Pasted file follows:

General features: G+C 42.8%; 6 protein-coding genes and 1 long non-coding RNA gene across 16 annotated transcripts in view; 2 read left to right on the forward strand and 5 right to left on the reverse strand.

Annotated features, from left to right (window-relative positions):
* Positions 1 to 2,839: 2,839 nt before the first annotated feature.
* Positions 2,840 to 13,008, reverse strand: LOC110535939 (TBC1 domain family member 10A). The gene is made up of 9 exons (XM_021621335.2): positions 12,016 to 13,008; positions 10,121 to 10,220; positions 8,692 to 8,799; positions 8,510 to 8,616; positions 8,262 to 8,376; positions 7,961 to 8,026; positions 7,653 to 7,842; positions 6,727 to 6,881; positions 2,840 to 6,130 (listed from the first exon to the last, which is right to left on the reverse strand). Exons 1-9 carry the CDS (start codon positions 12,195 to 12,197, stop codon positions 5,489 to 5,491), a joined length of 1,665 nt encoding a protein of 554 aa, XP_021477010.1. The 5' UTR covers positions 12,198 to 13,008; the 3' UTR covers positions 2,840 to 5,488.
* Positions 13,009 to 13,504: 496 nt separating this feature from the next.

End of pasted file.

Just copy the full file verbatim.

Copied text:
General features: G+C 42.8%; 6 protein-coding genes and 1 long non-coding RNA gene across 16 annotated transcripts in view; 2 read left to right on the forward strand and 5 right to left on the reverse strand.

Annotated features, from left to right (window-relative positions):
* Positions 1 to 2,839: 2,839 nt before the first annotated feature.
* Positions 2,840 to 13,008, reverse strand: LOC110535939 (TBC1 domain family member 10A). The gene is made up of 9 exons (XM_021621335.2): positions 12,016 to 13,008; positions 10,121 to 10,220; positions 8,692 to 8,799; positions 8,510 to 8,616; positions 8,262 to 8,376; positions 7,961 to 8,026; positions 7,653 to 7,842; positions 6,727 to 6,881; positions 2,840 to 6,130 (listed from the first exon to the last, which is right to left on the reverse strand). Exons 1-9 carry the CDS (start codon positions 12,195 to 12,197, stop codon positions 5,489 to 5,491), a joined length of 1,665 nt encoding a protein of 554 aa, XP_021477010.1. The 5' UTR covers positions 12,198 to 13,008; the 3' UTR covers positions 2,840 to 5,488.
* Positions 13,009 to 13,504: 496 nt separating this feature from the next.